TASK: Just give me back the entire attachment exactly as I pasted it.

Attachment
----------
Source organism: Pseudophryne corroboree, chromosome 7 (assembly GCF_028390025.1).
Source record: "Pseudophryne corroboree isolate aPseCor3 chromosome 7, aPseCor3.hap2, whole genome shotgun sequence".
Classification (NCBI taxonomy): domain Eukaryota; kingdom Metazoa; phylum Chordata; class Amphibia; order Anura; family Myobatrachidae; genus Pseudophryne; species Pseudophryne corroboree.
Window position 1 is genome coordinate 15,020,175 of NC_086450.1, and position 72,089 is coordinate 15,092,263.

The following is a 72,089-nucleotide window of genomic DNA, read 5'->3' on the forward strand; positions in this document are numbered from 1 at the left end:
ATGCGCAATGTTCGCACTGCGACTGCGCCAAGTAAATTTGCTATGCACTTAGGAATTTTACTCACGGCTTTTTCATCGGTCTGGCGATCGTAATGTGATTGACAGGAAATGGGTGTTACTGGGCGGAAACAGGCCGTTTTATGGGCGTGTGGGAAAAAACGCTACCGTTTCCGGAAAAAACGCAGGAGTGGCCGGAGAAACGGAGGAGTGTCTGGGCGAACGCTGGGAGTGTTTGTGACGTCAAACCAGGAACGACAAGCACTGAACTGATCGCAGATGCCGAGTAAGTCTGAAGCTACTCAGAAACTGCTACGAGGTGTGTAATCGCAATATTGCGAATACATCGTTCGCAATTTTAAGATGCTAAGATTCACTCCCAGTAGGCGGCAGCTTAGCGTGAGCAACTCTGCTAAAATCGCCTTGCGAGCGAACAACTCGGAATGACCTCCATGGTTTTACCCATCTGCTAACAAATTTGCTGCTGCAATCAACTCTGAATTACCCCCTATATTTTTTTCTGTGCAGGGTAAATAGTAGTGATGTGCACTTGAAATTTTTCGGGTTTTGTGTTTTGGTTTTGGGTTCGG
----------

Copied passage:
Source organism: Pseudophryne corroboree, chromosome 7 (assembly GCF_028390025.1).
Source record: "Pseudophryne corroboree isolate aPseCor3 chromosome 7, aPseCor3.hap2, whole genome shotgun sequence".
Classification (NCBI taxonomy): domain Eukaryota; kingdom Metazoa; phylum Chordata; class Amphibia; order Anura; family Myobatrachidae; genus Pseudophryne; species Pseudophryne corroboree.
Window position 1 is genome coordinate 15,020,175 of NC_086450.1, and position 72,089 is coordinate 15,092,263.

The following is a 72,089-nucleotide window of genomic DNA, read 5'->3' on the forward strand; positions in this document are numbered from 1 at the left end:
ATGCGCAATGTTCGCACTGCGACTGCGCCAAGTAAATTTGCTATGCACTTAGGAATTTTACTCACGGCTTTTTCATCGGTCTGGCGATCGTAATGTGATTGACAGGAAATGGGTGTTACTGGGCGGAAACAGGCCGTTTTATGGGCGTGTGGGAAAAAACGCTACCGTTTCCGGAAAAAACGCAGGAGTGGCCGGAGAAACGGAGGAGTGTCTGGGCGAACGCTGGGAGTGTTTGTGACGTCAAACCAGGAACGACAAGCACTGAACTGATCGCAGATGCCGAGTAAGTCTGAAGCTACTCAGAAACTGCTACGAGGTGTGTAATCGCAATATTGCGAATACATCGTTCGCAATTTTAAGATGCTAAGATTCACTCCCAGTAGGCGGCAGCTTAGCGTGAGCAACTCTGCTAAAATCGCCTTGCGAGCGAACAACTCGGAATGACCTCCATGGTTTTACCCATCTGCTAACAAATTTGCTGCTGCAATCAACTCTGAATTACCCCCTATATTTTTTTCTGTGCAGGGTAAATAGTAGTGATGTGCACTTGAAATTTTTCGGGTTTTGTGTTTTGGTTTTGGGTTCGG